Below is an excerpt from Allison Bottke, author of the much talked-about book Setting Boundaries with Your Adult Children. The following example depicts somewhat of a “fire” scenario where a struggling young adult is stuck in a rebellious and rescuing mode. Although this scenario might not apply to your unique situation, useful information can still be extrapolated from its concept. Whether your struggling young adult is in this mindset or not, take what you find helpful and apply it.
“Enabling parents know that we live either smack dab in the middle of crisis or we’re simply in between crises, waiting for the other shoe to drop. Every time the phone rings at night, we are catapulted to a place of despair. Will it be our adult child in a drunken stupor, will it be the police, or will it be the morgue?
Let’s look at these two ways we live and what we need to do to implement the decision we’ve made to stop enabling and set boundaries for our adult children.
- In between crises. Without a doubt, this is the best time to put our decision into motion. We would be wise to develop our action plan during this time, then present it to our adult children and get out of the way.
- In crisis mode. This is a harder time to implement your decision, but it can also show an immediate effect. If, for instance, your adult child has been arrested, do not intervene this time. If your adult child lives at home and is involved in anything related to drugs, alcohol, crime, violence, unacceptable behavior, or any type of illegal activity whatsoever, insist on his immediate departure from your home. Call the authorities if necessary. He can choose to go to rehab or to a friend’s home, or anywhere he’d like, including living on the street — whatever he decides — but it is not your responsibility to find somewhere for him to go.Remember, if he has broken the law, you may be considered an accessory to his crime. Calling the police will be one of the hardest things you’ll ever have to do, but it may be necessary.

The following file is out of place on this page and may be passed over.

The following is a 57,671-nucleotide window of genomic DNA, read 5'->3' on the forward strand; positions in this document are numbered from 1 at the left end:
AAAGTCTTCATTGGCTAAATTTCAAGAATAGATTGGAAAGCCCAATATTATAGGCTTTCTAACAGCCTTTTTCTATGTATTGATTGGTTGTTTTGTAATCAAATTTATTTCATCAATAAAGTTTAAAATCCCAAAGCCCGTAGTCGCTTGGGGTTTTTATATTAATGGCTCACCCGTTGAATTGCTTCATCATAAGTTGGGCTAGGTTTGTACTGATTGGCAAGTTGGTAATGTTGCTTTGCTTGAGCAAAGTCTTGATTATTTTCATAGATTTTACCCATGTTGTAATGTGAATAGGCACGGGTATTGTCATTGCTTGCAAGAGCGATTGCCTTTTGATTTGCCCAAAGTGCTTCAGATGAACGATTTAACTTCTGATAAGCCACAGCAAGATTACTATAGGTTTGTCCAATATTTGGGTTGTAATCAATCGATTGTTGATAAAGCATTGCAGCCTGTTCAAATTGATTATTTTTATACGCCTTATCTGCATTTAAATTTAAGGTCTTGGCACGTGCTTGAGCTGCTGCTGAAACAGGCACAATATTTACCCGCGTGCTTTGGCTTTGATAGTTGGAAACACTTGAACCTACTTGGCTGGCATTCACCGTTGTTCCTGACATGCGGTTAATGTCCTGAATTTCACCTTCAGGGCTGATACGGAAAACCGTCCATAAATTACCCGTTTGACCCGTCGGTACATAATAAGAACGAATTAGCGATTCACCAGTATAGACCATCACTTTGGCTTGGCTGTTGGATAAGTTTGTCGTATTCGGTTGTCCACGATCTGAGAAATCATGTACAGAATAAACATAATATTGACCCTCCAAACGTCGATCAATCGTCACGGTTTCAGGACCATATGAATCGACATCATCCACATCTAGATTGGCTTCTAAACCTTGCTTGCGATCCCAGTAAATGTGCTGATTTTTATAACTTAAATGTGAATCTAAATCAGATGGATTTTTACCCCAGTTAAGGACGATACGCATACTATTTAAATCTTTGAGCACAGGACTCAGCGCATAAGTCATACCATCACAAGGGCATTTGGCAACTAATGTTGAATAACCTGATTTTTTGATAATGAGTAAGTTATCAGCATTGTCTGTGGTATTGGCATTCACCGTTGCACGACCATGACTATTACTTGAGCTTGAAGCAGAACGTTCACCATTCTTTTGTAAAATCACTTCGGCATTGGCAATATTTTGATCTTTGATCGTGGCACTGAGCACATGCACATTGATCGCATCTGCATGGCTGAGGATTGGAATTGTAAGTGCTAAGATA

If your adult child lives outside the home and is calling for money or a place to live, or is requesting (in many cases, begging) for your signature on a contract or rental agreement, do not give it to him.
There’s an old saying, “You can’t paddle another man’s canoe for him.” We’ve been paddling our adult children’s canoes for far too long. It’s time they learned how to paddle for themselves.
Knowing that we need to change and taking the steps necessary to make changes are, sadly, often two entirely different things.”
About The Author
Brook Price dedicated himself to helping others early in his life. He grew up in Sunny Orange County California, then joined the Marine Corps at the age of 21 serving five and half years as a helicopter crew chief and then as chief accountant. His journey with this type of work began when he volunteered as a Young Marines Instructor during his time in the Marines, helping kids get off the street, improve their lives and develop as a leader. After his tour Brook left the Marines to pursue a career in experiential therapy by attending Southern Utah University where he majored in outdoor recreation with a minor in psychology.
Brook has seventeen years experience working for a variety of different therapeutic and transitional programs across the nation. His thirst for knowledge drove him to learn and study successful therapeutic models and programs across the country, most notably Outward Bound. Brook has experience working with therapeutic, residential, military, wilderness and transitional programs for adults and adolescents.